These outspoken Young Turks made their mark on the magazine. The group held disparate opinions on practically everythingHoward Hawks, modernism, realism. Everything, that is, except the politique des auteurs and mise en scθne, two film theories that will forever be linked to Cahiers. The magazine's critics were unanimous in their belief that the film auteuror directormust be considered as much an artist as a painter, novelist or poet and that a film must be imbued with the auteur's personality.
They also agreed that techniquemise en scθnewas as important as content and that a true auteur could turn even the most banal subject into a work of art. In their exploration of mise en scθne, the Cahiers writers touched on issues of style, form, content and meaning.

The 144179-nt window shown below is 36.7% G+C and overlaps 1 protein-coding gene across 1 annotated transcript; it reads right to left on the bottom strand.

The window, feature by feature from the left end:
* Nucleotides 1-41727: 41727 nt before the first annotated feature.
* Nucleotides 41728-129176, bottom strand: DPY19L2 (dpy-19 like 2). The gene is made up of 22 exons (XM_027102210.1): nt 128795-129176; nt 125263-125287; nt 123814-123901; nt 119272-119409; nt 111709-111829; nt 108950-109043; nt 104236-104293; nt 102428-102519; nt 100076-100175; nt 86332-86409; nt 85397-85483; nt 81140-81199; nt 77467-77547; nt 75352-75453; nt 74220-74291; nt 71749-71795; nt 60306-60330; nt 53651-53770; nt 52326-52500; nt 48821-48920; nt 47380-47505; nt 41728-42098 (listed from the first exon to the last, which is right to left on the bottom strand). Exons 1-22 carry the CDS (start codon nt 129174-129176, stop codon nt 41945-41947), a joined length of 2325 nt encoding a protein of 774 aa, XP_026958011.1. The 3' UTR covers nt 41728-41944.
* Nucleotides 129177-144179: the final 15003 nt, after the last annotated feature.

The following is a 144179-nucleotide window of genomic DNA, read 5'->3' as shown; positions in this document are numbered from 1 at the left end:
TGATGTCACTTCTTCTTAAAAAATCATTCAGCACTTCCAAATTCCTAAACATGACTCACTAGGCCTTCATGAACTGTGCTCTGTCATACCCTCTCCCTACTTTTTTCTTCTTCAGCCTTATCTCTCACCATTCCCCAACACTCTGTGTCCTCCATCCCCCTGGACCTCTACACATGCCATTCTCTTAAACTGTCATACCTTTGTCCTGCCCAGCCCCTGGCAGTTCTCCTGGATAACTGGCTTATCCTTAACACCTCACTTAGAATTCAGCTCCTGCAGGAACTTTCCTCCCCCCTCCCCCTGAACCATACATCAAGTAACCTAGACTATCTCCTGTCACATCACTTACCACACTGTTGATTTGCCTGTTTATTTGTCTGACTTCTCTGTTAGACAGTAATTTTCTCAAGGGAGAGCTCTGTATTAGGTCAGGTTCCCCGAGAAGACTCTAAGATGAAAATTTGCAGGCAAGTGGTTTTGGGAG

Throughout Cahiers' first decade, circulation remained small, and the magazine's ideas and debates had little impact outside of France. This all changed, however, when the first wave of Cahiers writers began making their own films in the early 1960s. When the films of Truffaut, Godard, Cocteau, Chabrol, Rivette and Resnais received international critical acclaim and distribution, the critical status of Cahierswhich was seen as the breeding ground of these innovative filmmakerssoared. This nouvelle vague of French cinema made Paris not only the film capital of the world but the epicenter of smart, stimulating film criticism. Cahiers' circulation rose and, for the first time, the magazine had a readership outside of France. American film critic Andrew Sarris found financial backing for a U.S. version, and between 1968 and 1969, 12 issues of Cahiers were available in English. Unfortunately, the inelegant translation made the already complex writing seem even more arcane.